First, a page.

Sugarmaker Dave Fuller of Fuller’s Sugarhouse in Lancaster holds a check-valve adapter, left, in his right hand, and a stubby spout in his left. Fuller who both sells the device and uses it says that installing a check-valve allows sugarmakers to be ready if the sap runs early. Photo by Edith Tucker. (click for larger version)
February 22, 2012LANCASTER — Sugarmaker Dave Fuller of Lancaster started "catching some sap" — 500 gallons — on Friday, Feb. 17 in a sugarbush off Route 2, he explained on Saturday in his busy retail shop where he and his wife Patti sell supplies for other sugarmakers, maple syrup and candies, and hard-to-find northern New Hampshire gifts.
If the weather turns out to be as predicted, Fuller says he will probably be boiling by the end of the week — well before Leap Year Day — at Fuller's Sugarhouse on Main Street.
"The earliest I've ever boiled before was just barely in February — and that was just once," he said, noting that he and his family have kept good records. "If we do make syrup — and as always that depends on the weather — it will be the earliest we've ever made it. Back in the 70s we expected to be making syrup some time between March 15th and 23rd."
Technology has played a role in allowing sugarmakers to be ready for the sap to flow, Fuller said. Plastic check-valve (CV) adapters, developed by scientists at the UVM Proctor Maple Research Center in Underhill Center, Vt., and produced by Leader Evaporator in Swanton, Vt., potentially allow new fresh and clean tap holes to last about 12 weeks, double the span of time of regular taps. "Sugarmakers now can be ready when maple trees are coming out of dormancy," he said. Each one costs 35 cents and must be replaced every year, but installing them can result in double the amount of sap being collected, Fuller explained. "There's a little ball inside the CV adapter that does not allow any sap to be reabsorbed by the tree," he said. "About half my customers who have vacuum pump systems use them to prolong the viable lifespan of tap holes."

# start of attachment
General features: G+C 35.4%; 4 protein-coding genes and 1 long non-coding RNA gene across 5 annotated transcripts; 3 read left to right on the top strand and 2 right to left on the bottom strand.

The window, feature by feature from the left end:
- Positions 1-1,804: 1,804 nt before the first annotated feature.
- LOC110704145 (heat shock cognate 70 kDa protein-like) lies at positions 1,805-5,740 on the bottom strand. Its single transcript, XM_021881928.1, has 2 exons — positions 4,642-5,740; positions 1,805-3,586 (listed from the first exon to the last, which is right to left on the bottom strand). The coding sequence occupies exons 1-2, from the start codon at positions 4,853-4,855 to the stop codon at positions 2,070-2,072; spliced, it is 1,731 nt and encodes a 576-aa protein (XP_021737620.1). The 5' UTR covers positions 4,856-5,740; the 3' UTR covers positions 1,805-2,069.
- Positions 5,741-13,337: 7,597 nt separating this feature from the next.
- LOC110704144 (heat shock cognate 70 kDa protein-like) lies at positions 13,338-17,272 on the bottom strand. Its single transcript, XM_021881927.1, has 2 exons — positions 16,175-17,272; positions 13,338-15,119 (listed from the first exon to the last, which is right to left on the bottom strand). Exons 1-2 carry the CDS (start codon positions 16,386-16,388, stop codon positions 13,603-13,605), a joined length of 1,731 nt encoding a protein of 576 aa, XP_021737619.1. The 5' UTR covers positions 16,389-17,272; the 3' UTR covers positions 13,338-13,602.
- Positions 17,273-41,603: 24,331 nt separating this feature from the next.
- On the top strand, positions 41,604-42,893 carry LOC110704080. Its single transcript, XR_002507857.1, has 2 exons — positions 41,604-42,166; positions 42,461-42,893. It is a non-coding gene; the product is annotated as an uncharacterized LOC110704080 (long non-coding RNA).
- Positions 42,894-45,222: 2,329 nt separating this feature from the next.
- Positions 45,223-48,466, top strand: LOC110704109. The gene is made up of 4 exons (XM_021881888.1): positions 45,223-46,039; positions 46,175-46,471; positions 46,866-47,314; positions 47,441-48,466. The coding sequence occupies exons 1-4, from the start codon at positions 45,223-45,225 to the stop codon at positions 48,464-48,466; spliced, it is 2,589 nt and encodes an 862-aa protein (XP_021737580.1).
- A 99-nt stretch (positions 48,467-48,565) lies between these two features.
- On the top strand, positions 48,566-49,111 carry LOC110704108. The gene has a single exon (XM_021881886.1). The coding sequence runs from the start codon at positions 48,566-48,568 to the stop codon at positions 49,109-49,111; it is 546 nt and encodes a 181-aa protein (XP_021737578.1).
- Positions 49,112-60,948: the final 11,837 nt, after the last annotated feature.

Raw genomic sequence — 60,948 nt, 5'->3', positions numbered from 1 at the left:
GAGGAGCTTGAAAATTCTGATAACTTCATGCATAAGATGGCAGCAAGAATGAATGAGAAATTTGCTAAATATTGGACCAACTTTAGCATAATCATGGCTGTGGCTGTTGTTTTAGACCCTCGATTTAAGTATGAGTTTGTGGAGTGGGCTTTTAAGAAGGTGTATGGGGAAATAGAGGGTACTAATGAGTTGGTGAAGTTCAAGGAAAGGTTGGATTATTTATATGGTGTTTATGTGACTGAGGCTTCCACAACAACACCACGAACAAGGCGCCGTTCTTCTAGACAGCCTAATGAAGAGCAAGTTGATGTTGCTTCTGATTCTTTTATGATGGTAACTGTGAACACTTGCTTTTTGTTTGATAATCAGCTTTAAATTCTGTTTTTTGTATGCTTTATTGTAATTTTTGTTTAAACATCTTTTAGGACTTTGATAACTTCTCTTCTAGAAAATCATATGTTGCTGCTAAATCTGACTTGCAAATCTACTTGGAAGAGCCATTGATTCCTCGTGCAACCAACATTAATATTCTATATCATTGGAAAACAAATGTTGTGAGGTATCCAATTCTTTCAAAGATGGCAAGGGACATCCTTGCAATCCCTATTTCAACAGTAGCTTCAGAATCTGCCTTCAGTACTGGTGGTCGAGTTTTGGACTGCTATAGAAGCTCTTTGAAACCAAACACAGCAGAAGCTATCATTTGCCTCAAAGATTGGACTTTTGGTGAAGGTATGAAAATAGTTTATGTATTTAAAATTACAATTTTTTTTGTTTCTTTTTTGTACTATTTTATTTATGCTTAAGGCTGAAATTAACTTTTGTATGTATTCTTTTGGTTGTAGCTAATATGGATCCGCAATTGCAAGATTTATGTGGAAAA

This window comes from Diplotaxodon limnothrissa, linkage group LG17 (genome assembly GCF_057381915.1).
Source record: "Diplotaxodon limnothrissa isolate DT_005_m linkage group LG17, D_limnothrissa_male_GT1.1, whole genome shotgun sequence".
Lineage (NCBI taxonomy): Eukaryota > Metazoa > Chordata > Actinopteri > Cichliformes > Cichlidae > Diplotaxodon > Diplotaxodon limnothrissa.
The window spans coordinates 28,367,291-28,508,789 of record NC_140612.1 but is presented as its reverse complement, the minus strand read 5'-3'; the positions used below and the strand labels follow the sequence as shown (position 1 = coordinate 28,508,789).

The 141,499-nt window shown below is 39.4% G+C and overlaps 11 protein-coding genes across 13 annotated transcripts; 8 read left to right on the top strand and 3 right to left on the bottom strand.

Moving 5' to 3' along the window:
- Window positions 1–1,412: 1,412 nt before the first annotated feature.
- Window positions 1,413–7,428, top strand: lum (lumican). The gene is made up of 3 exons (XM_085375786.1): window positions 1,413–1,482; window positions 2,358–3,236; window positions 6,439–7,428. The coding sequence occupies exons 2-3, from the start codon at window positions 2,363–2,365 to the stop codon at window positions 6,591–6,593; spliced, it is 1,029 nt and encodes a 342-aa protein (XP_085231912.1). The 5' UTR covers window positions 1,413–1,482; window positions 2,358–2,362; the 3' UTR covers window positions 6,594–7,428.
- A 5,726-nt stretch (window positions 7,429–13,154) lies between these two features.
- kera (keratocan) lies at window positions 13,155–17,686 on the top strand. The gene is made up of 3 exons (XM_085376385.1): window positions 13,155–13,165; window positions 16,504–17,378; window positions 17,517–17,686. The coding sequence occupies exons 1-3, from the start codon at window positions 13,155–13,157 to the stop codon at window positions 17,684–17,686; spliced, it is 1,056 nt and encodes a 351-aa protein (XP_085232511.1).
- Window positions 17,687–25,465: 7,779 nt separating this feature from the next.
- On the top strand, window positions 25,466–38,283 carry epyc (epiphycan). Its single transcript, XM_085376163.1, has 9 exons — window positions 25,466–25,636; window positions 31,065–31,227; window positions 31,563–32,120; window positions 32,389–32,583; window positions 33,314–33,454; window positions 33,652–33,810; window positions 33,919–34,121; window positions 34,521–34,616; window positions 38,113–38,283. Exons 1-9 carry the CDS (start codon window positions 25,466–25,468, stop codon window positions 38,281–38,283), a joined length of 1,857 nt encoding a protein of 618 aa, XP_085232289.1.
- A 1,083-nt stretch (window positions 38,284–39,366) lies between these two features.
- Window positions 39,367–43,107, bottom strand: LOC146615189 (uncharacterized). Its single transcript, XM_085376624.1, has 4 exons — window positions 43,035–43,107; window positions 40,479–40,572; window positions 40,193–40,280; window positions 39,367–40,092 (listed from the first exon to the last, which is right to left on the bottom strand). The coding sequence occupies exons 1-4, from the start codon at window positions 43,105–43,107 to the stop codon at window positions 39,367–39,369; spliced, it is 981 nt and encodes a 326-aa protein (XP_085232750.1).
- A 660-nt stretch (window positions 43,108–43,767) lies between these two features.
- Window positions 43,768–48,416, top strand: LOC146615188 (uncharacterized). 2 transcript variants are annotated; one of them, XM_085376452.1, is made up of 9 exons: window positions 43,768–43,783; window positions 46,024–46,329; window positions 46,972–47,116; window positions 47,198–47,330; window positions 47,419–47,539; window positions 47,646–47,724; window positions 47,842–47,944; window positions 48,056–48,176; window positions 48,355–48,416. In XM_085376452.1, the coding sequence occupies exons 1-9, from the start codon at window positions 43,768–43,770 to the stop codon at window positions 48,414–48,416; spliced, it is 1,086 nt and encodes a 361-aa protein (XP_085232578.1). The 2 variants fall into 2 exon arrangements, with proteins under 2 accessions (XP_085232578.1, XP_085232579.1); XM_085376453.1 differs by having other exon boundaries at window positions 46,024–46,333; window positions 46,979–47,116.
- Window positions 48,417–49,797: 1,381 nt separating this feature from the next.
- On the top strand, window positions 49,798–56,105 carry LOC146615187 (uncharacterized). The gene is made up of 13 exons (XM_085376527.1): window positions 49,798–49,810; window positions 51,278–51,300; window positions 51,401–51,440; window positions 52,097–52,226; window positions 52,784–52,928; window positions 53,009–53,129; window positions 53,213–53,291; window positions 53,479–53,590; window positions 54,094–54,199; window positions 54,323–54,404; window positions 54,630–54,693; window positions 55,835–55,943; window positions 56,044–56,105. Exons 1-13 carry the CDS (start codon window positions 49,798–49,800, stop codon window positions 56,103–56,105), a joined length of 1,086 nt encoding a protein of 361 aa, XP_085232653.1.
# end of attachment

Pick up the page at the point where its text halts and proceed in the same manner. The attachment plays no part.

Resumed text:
An old rule of thumb was that a quart of syrup could be made from the sap collected from each tap, Fuller pointed out. For those who use the CV adapter, the new rule is that a half-gallon (two quarts) of syrup can be made, with some getting close to three.
"This means that sugarmakers can pay off their bank loans," Fuller said.
Today's rules for large-scale sugaring are: embrace technology; don't decide when to tap by looking at the calendar, and be ready. "Taps with CVs can be put in in the middle of January," he said.
When Fuller was asked what kind of sugaring season lies ahead, he predicted, "It will be early and fast."
There's a sharp rise in the number of maple sugarmakers in northern New Hampshire. "There are 50,000 to 60,000 new taps in the Colebrook area on both sides of the Connecticut River, including Lemington, Canaan, and Pittsburg" Fuller said. "There're two or three investors looking potentially to put in 15,000 taps, and, of course, I'd like to supply them with all their equipment."
Fuller smiled happily as he continued, "There are a lot of maple trees up here, and there're now very few factory jobs. Those looking to make a living here can buy land with a sugarbush and brand-new equipment and get a return (on their investment)."
While Fuller chatted, a number of area sugarmakers stopped in to buy supplies, including Bernie and Laurie Labounty of Lunenburg; Steve Tilton of Groveton; and Jim Reynolds of Colebrook.
Both New Hampshire and Vermont will hold Maple Open House Weekend on March 24 and 25.
The Lunenburg Maple Festival (www.topofthecommon.org) will be held on Saturday, March 24.